I feel like I have an idea of what you’re talking about. I used to DJ a long time ago in a different life, so I know what you’re saying as far as searching through the crates [for a rare record]. So, in reference to Control at The Avalon, being able to have built it up over the years is an accomplishment within itself. How do you hope to expand from there after doing so much?
Thank you, yea we actually we expanded a few months ago. We expanded to San Francisco, so now we’re in San Francisco every Thursday. San Diego very soon, and there’s some plans for other cities. I can’t say which cities yet, but in 2015 you’ll see Control in a few new spots for sure.
Well I’m in Miami if you need somebody! So, you’ve performed with a lot of talented artists, do you ever get intimidated by them or do you just focus on the art that you’re bringing to the table?
I don’t think so, I think that I have an overwhelming amount of respect for art and music. And so I don’t know if it would be intimidation as much as it’s just respect. I really know what it takes to create something new and different, really trying to push the envelope, and those are usually the guys that I have a lot of respect for. But I think that it doesn’t matter who the artist is, whether it’s a film maker, or a painter, or a DJ, or a musician, everybody started somewhere. If it was DJ who started playing in house parties or in small bars, it doesn’t matter if they’re now the number 1 DJ in the world, they started somewhere. And so, I think that if you keep that in mind, [you see] it’s a road that everyone is on. Just because somebody is a little further up the road, it doesn’t really make them any different as people. I definitely search out people that are more about the art or the music. I think there’s a lot that kind of goes with when something becomes popular. I look for people who are able to look past that and are more about the art and the music.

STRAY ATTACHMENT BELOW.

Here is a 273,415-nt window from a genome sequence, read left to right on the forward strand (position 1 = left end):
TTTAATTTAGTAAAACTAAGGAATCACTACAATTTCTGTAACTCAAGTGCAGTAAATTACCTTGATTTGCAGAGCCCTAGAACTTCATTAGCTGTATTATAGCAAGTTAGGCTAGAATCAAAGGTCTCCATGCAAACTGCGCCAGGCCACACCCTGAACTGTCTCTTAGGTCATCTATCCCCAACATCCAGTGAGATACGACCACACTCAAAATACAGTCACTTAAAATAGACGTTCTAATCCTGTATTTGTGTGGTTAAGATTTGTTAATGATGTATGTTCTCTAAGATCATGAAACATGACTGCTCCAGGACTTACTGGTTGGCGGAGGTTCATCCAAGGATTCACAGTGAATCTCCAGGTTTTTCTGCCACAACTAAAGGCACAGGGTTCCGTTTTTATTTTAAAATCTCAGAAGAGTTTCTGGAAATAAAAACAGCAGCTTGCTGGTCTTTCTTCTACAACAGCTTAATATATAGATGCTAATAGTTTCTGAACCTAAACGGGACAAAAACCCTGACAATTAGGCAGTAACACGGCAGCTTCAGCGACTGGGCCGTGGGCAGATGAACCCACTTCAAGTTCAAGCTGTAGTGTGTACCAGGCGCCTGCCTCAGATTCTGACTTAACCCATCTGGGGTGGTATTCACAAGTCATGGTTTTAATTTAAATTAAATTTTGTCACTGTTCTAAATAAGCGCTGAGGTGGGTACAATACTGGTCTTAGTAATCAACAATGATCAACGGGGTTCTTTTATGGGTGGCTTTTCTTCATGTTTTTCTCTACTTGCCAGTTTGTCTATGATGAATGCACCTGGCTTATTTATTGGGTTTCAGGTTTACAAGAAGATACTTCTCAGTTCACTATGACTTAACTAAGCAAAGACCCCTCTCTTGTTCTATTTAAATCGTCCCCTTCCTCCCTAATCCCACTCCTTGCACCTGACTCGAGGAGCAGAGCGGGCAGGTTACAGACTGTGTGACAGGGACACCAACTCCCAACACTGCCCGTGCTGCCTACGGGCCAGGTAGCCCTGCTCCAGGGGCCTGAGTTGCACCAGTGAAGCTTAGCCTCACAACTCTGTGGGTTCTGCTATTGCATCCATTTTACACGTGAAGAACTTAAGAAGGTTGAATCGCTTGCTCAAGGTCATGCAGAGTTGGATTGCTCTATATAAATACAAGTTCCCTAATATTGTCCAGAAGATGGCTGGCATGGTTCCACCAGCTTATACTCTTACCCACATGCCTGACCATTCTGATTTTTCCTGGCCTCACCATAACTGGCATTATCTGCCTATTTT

You know what, it’s not even an aspiring DJ, I think it would just be more for anyone, trying to do anything, anywhere. I know that’s a really broad way to start an answer, but I think the most important thing above anything is to know what it is you want. I think once you know what it is you really want… and it takes time, you have to try different things to see what it is that you like and you don’t like, and kind of honing in on things that you really love. I think that as soon as you know what it is that you really want, and it’s a very specific vision that you can see, then it’s just committing to the plan to getting there. And I think that’s where it can get tough, because it’s not easy. With whatever it is you’re trying to accomplish, anything worth doing is probably not going to be easy. It has to be clear what you’re trying to move towards. My wife has a really good thing that she says. I forget where she heard it, but she says that, “if you know where you’re trying to go and you can just get 1% better every day, then after 100 days you’ll be 100% better.” That kind of philosophy is extremely helpful in whatever it is you’re trying to do. That’s what’s crazy, say you want to lose weight, people will be like ‘oh I’m going to go run my guts out’, maybe you should just run to the end of the street, and then the next day you just go 1% further, that’s how you build!